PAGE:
Review: PenBBS 350 fountain pen and rollerball

Let me start this review by addressing the most obvious thing (to me) about the PenBBS 350: it looks like a Namisu Ixion. That is actually what made writing this review difficult. I love my Ixions and I find them superb writing instruments. The PenBBS 350 doesn’t come close to how the Ixion feels or writes, and that comparison made it challenging to evaluate the 350 on its own merits. If PenBBS had designed this pen differently, I wouldn’t have had a point of reference to compare it to. Yes, I’ve reviewed pens that were “inspired” by other pens before, but I just couldn’t shake the tendency to compare the 350 to the Ixion. I had expected more originality from PenBBS after being wowed by the unique design, stunning material, ergonomic shape, and writing performance of the 323 (reviewed here).

In short, if you’re expecting a pen like the Ixion, the 350 is not it. (I’m referring to the aluminum versions of both pens.) They only look similar, but they are two completely different pens. The Ixion is heavier, more solidly built, feels smoother, and writes better -- by far. But that doesn’t mean the 350 is devoid of merits. By itself, the PenBBS 350 is a nice pen. It’s just overshadowed by the pen it seems to be emulating. (The pictures below show the 350 and the Ixion side by side.) Nevertheless, for this review I've tried to present the 350 as fairly as I can based on its own attributes.

The PenBBS 350 is advertised as an aluminum alloy pen, and it retails for a little over $20 (with free shipping) on eBay. It comes in black, green, pink, and gold. A version in brass is also available. The pen arrives well-packaged in a plastic gift box and cardboard cover. It comes with a converter and a rollerball adapter.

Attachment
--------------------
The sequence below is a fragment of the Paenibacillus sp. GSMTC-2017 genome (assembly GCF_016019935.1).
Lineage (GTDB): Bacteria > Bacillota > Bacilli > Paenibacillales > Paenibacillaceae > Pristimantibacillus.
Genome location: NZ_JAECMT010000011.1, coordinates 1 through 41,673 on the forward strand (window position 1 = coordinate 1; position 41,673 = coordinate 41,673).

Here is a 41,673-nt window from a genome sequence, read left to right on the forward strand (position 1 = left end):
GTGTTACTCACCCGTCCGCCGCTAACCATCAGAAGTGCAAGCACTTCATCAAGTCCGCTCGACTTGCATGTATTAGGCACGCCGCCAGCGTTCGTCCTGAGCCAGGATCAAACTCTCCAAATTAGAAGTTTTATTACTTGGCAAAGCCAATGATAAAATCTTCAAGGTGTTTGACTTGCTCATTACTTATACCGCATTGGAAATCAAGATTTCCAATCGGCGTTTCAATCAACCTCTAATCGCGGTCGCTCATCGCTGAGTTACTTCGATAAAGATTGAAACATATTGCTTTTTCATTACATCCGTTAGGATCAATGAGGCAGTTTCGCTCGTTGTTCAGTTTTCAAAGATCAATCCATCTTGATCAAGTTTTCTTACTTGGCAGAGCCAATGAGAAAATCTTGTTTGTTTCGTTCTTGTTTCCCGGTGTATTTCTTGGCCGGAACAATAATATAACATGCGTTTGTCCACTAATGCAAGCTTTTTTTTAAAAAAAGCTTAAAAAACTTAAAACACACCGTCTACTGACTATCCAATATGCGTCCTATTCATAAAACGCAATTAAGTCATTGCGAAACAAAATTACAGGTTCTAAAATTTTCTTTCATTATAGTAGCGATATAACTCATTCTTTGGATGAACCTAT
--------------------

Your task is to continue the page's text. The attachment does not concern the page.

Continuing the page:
The 350 is a medium-sized pen. It is slightly shorter than other pens such as the Lamy Al-Star, TWSBI Eco, and the PenBBS 323. When capped, it measures around 131 mm (as measured with a digital caliper). Uncapped, it measures 121.2 mm but posting the pen adds considerable length to it, bringing it to total of around 161 mm. I don’t often post pens, though, and the 350 is long enough to use unposted.

Though the pen is clipless, the octagonal design of the cap prevents it from rolling around on the table. The cap has a simple yet attractive finial that says “PenBBS 350”.

The 350 is a light pen, making it comfortable to write with at length. Capped and with an empty converter, it weighs around 23.2 grams. Uncapped, it weighs 16 grams. It's also easy to hold, with the middle part of the grip section measuring around 10.2 mm (as measured with a caliper). The widest part of the barrel measures around 12.3 mm.

The 350 and the 323 use the same upturned #6 nib, so the 350 delivers a smooth and pleasant writing experience, though I found it a tad drier than any of my 323s. Its nib lays down a steady line, and I didn’t experience any skipping while writing with it. Though it is marked fine, the nib writes almost like a European medium. (See writing samples and comparisons below.)

The biggest selling point of this pen, in my opinion, is the interchangeability of the fountain pen and rollerball adapter units. This allows one to use fountain pen inks with a rollerball. This opens up a world of color options beyond the usual black, blue, red, and green rollerball refills. I don’t regularly use rollerballs so I'm no expert, but I find that the 350 rollerball adapter works quite well. Changing the units is easy and the ink flows just as well in the rollerball as in the fountain pen nib and feed. I did have to fill the ink converter again with the rollerball unit installed to get the ink flowing nicely. I also had to hold the pen at a steeper angle when writing with the rollerball adapter.

All in all, the PenBBS 350 is a decent fountain pen. It writes well, is light, and is comfortable to use. There may be better fountain pen options in the $20 range, but for those who enjoy using both fountain pens and rollerballs, the 350 will not disappoint.

The Inky Way, 2020